What to do with the wedding dress?
By: Charlotte Perkins
My wedding dress is turning 20 this summer. My teenage daughter, Stella, admires it longingly and tells me its back in style. Although I, too, love that dress I want to get rid of it. It has no future. I don’t want to save it for Stella to wear someday because of its bad joojoo, (karma). Her father and I have gone our separate ways.
Last week tried to rid my life of painful memories; I replaced our old family sofa with a prettier one, and I even gave away the kimono my ex-husband Julius brought me back from his first trip to Japan. But my wedding dress is hardest to part with.
The funny thing is I bought it in a hurry. Just like the marriage, I rushed into the decision lickety-split. In the summer of 1988 as Julius sat in the car in a no-parking zone I dashed into Kleinfeld Bridal to look around. That was when the store was still in Brooklyn. Even then, Kleinfeld was the go-to mecca for bridal gowns. Then I spotted “the dress” and it was perfect. A Grecian fantasy, with knotted -silk roses. In 15 minutes it was mine. Now it hangs in the front closet of my rental house. Unfortunately, it outlasted my marriage.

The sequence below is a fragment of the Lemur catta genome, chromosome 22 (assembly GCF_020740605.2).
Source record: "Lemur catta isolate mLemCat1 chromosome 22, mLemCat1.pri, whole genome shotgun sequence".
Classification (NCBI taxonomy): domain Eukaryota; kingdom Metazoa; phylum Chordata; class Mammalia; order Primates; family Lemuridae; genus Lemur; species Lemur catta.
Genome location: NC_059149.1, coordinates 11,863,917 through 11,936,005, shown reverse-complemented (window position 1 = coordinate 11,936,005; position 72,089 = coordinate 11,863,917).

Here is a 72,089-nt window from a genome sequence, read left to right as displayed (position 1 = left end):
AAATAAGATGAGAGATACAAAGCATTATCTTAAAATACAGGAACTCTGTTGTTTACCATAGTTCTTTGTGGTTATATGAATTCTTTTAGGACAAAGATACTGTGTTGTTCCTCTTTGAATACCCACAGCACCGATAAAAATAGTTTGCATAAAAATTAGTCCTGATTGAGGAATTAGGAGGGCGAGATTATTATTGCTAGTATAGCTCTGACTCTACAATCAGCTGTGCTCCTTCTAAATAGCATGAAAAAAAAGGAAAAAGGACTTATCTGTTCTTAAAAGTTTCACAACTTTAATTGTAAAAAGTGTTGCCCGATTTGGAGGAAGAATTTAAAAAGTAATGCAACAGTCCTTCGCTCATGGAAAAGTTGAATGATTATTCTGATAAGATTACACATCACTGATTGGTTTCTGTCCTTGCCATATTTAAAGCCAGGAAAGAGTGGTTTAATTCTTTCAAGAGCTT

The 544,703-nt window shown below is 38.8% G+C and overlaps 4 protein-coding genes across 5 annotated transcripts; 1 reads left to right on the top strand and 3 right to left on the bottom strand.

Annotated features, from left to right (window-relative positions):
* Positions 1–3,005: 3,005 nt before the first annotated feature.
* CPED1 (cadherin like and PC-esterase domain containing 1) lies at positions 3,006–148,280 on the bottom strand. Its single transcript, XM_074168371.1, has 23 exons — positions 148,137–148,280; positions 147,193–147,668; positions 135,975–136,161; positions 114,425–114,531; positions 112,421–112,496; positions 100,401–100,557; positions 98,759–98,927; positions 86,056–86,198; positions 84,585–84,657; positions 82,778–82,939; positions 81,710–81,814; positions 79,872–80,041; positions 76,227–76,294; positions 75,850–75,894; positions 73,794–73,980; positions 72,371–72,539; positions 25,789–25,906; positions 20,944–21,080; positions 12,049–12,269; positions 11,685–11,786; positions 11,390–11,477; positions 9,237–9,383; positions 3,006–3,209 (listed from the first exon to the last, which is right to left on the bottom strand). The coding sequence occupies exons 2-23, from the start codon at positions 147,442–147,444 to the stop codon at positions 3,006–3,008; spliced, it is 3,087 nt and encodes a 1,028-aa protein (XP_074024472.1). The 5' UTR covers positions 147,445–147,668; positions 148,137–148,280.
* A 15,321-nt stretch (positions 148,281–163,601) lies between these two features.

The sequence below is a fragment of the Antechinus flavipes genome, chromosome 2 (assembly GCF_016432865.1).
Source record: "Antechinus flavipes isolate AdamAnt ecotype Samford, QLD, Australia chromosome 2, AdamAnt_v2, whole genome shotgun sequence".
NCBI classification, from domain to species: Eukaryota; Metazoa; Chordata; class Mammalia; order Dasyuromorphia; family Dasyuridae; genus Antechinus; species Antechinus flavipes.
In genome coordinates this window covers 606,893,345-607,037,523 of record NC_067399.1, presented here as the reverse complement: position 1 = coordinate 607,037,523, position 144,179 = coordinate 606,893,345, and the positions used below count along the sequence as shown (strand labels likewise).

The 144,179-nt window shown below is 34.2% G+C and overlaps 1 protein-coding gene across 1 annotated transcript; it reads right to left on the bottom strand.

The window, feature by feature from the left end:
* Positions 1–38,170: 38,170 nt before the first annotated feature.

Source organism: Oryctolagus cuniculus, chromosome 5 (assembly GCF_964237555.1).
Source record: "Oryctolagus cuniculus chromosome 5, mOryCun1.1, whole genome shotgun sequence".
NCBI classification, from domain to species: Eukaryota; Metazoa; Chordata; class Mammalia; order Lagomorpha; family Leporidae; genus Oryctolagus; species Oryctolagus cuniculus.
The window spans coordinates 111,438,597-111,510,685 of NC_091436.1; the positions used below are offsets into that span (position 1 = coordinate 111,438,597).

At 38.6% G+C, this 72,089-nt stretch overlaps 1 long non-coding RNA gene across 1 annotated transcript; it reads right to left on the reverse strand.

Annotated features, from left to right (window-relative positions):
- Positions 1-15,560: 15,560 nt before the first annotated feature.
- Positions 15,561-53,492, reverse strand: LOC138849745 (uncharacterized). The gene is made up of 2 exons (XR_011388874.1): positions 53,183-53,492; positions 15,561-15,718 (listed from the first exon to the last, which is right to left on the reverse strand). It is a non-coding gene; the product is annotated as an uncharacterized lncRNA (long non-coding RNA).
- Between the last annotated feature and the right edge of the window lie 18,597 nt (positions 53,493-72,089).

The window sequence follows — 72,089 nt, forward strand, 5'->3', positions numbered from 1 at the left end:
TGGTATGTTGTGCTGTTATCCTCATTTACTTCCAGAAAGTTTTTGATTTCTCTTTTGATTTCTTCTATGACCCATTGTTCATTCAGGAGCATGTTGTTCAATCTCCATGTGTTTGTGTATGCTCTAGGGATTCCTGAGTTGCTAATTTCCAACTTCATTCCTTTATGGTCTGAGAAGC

I’ve heard it’s all the rage these days among new brides to roll about in the mud in one’s dress after the wedding ceremony. While I find this outrageously wasteful, I admire the rebelliousness of it. What’s the difference really, rolling in mud or languishing in a front closet?
Perhaps, when more time passes, I’ll figure it out. Perhaps I will have it exorcised for bad joojoo and give it to my precious Stella after all. Until then, it will continue to hang in my closet.